National Catholic Conference on Restorative Justice Aligns Faith, Healing, and Synodality

MINNEAPOLIS, MN – A groundbreaking event last week, jointly hosted by Catholic Mobilizing Network (CMN) and the Initiative on Restorative Justice and Healing (IRJH) at the University of St. Thomas School of Law in Minneapolis, brought together a diverse community of over 300 participants, both in-person and virtually, to explore the transformative power of restorative justice as a catalyst for healing and human flourishing within the institutional Church and beyond.

Restorative justice is an approach to addressing harm that focuses on healing and repairing rather than exclusively punishing. It includes practices that, when possible, voluntarily bring together those affected by harm to understand the impacts of the event and what needs to be done to make things right. It can be transformative and healing for everyone involved.

“At various points in history, the Church has played the roles of both wounder and healer. Our conference sought to grapple with this complex reality which many Catholics find almost too challenging to navigate,” remarked CMN Executive Director Krisanne Vaillancourt Murphy. “From the Church’s historical involvement in slavery and Native American boarding schools to the horrors of clergy sexual abuse and cover-up, we acknowledge a pressing need for truth-telling, accountability, and rebuilding of trust within our faith community. Similarly, our current punitive criminal legal system also cries out for transformation. The Church holds a unique opportunity to foster healing in these areas, and restorative justice provides us with a way forward. It enables us to address these deep wounds of the past, and collectively work toward a more just future for our Church and world.”

Throughout the conference, dynamic presenters explored the potential for restorative justice in four critical areas: Criminal Legal System Transformation, Racial Injustice and Healing, Clergy Sexual Abuse and Healing, and Harms Against Native Peoples. The conference featured an impressive lineup of speakers, including:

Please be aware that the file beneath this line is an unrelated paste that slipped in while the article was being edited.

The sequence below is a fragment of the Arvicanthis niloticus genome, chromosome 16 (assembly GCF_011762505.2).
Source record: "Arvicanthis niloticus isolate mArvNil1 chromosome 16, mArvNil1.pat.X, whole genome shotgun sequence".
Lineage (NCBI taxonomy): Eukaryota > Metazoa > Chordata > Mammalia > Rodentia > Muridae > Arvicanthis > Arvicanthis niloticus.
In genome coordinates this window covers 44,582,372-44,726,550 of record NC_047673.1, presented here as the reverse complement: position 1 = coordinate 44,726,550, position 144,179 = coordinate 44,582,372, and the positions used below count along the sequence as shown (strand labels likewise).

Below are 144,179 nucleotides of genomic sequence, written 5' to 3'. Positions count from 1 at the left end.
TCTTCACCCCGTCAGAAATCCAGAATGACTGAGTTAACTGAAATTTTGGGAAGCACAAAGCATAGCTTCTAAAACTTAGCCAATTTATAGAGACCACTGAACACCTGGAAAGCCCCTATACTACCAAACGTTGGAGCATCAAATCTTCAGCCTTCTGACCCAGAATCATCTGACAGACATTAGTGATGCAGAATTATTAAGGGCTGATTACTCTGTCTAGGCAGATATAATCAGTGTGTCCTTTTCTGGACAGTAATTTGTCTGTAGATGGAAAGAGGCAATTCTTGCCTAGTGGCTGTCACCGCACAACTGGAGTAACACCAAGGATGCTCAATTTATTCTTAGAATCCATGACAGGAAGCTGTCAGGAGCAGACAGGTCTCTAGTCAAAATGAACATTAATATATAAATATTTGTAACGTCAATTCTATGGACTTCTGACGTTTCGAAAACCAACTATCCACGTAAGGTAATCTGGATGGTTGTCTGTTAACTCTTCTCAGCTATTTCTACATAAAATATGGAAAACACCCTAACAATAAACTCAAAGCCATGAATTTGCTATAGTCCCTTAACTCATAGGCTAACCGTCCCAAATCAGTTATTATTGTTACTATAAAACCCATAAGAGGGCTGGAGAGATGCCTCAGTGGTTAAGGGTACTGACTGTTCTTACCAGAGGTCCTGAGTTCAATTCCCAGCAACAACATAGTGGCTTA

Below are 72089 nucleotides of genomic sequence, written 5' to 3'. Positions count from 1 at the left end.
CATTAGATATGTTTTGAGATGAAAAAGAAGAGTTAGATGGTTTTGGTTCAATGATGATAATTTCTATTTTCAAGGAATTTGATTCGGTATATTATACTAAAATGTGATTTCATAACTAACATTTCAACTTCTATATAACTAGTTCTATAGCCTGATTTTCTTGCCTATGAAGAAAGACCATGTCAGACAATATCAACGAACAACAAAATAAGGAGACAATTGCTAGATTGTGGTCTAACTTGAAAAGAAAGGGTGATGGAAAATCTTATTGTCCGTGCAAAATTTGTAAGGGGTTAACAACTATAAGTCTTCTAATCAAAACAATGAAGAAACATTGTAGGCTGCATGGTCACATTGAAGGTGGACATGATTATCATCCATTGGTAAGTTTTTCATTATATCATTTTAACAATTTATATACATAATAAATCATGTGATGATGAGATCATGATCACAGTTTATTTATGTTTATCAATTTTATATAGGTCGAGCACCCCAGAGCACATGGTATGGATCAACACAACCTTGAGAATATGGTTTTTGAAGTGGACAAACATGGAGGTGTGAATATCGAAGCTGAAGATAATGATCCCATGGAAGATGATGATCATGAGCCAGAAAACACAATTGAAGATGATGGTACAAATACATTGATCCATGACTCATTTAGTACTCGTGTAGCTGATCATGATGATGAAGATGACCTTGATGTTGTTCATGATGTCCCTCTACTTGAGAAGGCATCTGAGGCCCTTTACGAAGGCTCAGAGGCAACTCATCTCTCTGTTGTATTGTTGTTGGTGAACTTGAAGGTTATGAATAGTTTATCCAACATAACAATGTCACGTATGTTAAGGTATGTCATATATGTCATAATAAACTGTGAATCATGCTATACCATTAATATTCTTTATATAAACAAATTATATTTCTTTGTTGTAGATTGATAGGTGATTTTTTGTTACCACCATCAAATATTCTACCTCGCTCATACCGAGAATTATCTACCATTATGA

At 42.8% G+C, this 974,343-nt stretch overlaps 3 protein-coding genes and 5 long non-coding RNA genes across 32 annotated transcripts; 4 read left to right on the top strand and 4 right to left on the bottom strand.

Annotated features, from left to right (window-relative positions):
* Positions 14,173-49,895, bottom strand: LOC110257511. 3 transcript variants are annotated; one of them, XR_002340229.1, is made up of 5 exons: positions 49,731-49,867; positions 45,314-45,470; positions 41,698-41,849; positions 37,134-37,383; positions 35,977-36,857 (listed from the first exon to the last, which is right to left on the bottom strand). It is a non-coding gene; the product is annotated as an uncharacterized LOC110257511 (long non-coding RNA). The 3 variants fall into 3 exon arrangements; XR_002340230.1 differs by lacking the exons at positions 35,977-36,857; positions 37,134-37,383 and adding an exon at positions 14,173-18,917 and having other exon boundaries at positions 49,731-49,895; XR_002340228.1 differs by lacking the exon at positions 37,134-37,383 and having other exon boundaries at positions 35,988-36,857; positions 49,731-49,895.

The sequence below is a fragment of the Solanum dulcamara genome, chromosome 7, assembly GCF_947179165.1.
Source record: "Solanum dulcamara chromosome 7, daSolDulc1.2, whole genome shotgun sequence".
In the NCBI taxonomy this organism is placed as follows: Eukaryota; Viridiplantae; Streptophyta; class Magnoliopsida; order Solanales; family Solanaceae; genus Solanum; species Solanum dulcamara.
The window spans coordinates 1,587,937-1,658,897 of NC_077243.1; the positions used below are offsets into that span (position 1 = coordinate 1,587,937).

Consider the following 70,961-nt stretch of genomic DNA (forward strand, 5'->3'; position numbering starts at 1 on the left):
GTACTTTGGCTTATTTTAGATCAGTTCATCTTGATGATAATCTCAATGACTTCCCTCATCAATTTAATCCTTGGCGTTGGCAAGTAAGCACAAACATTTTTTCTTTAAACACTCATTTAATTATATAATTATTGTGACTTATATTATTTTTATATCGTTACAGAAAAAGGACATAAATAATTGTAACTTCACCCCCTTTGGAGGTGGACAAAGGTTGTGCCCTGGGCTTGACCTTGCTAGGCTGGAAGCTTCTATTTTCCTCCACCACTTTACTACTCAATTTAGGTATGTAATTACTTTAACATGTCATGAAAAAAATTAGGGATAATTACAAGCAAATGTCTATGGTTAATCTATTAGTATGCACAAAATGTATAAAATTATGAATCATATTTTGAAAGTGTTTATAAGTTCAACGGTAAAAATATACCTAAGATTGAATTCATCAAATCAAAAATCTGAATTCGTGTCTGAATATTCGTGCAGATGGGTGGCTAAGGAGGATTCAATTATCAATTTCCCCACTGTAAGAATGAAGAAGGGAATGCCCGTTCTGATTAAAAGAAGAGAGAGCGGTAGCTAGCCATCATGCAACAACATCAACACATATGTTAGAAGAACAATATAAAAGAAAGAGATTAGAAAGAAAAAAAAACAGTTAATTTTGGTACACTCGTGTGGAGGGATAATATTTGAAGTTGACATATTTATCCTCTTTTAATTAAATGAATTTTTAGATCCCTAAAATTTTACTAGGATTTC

• Sr. Helen Prejean, visionary anti-death penalty advocate and bestselling author of Dead Man Walking
  • Most Rev Shelton Fabre, Archbishop of Louisville
  • Juan Carlos Cruz, global advocate for survivors of clerical abuse and member of the Pontifical Commission for the Protection of Minors
  • Dr. Sam Torres, Deputy CEO of the National Native American Boarding School Healing Coalition

Significantly, the conference coincided with the opening of the Synod on Synodality in Rome, a synchronicity that underscored the alignment between the principles of synodality and those of restorative justice.

Fr. Daniel Griffith, founder of IRJH, reflected on this alignment: “Our conference’s timing with the synod is providential, because restorative justice is essentially synodality in action. With its principles and practices fostering space for the transformative work of the Holy Spirit, restorative justice equips us to reach out to those on the margins and bind unhealed wounds.” 

Members of the media are invited to view recordings of conference plenary sessions. Please email Katlyn Toelle, CMN’s Director of Communications, at for more information.

About Catholic Mobilizing Network:

Catholic Mobilizing Network is a national organization dedicated to mobilizing Catholics and individuals of goodwill to value life over death, end the use of the death penalty, shift the U.S. criminal justice system from punitive to restorative, and build capacity for restorative practices within U.S. society..

About the Initiative on Restorative Justice and Healing:

The Initiative on Restorative Justice and Healing at the University of St. Thomas School of Law is committed to advancing restorative justice through education, research, and practice. Its mission is to foster a more just and compassionate world by addressing the harm caused by crime and conflict, promoting healing, and encouraging community engagement.